with all, and Eloise often gave her a friendly glance or smile as the
meal progressed.

It was destined to a surprising interruption. In the midst of the
discussion of lamb chops and Saratoga chips the door opened, and in
walked Dr. Ballard. The shoulders of his becoming raincoat were spangled
with drops, his hat was in his hand, a deprecatory smile brightened his
face.

"Forgive me, won't you?" he said as he advanced to Mrs. Evringham and
clasped the outstretched hand which eagerly welcomed him. "It was my one
leisure half hour to-day."

He brought the freshness of the spring air with him, and he went on
around the table shaking hands with the others, and finally drew up a
chair beside Jewel.

"No, I can't eat anything," he declared in response to the urging of
Mrs. Evringham and the housekeeper. "Can't stay long enough for that."

His eyes fastened on the graceful girl opposite him, who was trying
to offset her blushes by a direct and nonchalant gaze. The rose on her
breast seemed to be scorching her cheeks. She knew that her mother was
exulting in the lucky inspiration which had made her set it there.

"How good of you to come and cheer us!" exclaimed Mrs. Evringham. "Do
take off your coat and stay for a cosy hour. We will have some music."

"Don't tempt me. I have an office hour awaiting me. I came principally
to see this little girl."

Jewel had leaned back in her chair and was watching his bright face
expectantly.

"I'm glad of it," rejoined Mrs. Evringham devoutly. "I distrust these
sudden recoveries, Dr. Ballard. Do make very sure that she hasn't one of
those lingering, treacherous fevers. I've heard of such things."

Dr. Ballard's eyes laughed into those of his little neighbor. "She
doesn't look the part," he returned.

Jewel gave a glance around the table. "Will you excuse me?" she said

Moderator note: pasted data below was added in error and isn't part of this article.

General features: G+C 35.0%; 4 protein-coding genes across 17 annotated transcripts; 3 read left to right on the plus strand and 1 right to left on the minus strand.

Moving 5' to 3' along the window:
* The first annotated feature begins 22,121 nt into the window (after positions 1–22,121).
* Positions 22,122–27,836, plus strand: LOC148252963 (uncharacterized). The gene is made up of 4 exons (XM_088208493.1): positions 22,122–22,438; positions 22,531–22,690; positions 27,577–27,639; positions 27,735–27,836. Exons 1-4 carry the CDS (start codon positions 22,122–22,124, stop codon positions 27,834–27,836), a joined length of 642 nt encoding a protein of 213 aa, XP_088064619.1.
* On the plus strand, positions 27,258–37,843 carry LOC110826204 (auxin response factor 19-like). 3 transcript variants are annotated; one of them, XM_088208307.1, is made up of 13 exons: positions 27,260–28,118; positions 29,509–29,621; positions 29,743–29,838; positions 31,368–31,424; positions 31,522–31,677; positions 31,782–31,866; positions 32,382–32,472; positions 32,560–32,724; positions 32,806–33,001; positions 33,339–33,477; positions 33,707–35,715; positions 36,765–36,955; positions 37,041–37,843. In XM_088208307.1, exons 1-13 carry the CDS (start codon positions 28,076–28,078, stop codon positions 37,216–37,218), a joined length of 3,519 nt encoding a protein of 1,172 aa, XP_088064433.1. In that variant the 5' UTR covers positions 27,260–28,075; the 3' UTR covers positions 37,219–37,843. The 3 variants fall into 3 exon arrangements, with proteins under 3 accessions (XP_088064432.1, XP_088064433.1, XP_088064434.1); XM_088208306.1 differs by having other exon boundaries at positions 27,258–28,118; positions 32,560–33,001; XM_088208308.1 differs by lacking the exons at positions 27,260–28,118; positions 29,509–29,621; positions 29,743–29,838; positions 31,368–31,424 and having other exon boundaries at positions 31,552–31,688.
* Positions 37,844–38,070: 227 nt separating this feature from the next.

politely, then she reached up to the doctor's ear.

"Shall I go and get my money?" she whispered.

He shook his head. "No," he replied in a low tone. "I came to thank you
very much for your note, and to tell you that you don't owe me anything.
I'm not usually a 'no cure, no pay' doctor. I take the money anyway, but
this time I'm going to make an exception."

"Why?" asked Jewel, speaking aloud as long as he did.

"Well, you see, you didn't take the medicine. That makes a difference.
Most people take it."

"Ye--es," rejoined Jewel rather doubtfully. She was not sure of this
logic.

"So now we're perfectly square," went on the doctor, "but don't you fall
ill again." He shook his head at her. "I want us to remain friends."

"We'd always be friends, wouldn't we?" returned Jewel, smiling into his
laughing eyes.

"When is our golf coming off, Miss Eloise?" he asked, looking across the
table again.

"When the weather permits," she responded graciously.

"I guess that's going to be all right," commented Mrs. Forbes mentally.
"She's as pretty as a painting with that rose on, and her mother looks
as contented as a cat with her paw on a mouse. She don't mean to play
with that mouse, either. She won't run any risks. She'll take it right
in. You're pretty near done for, my young feller, and your eyes look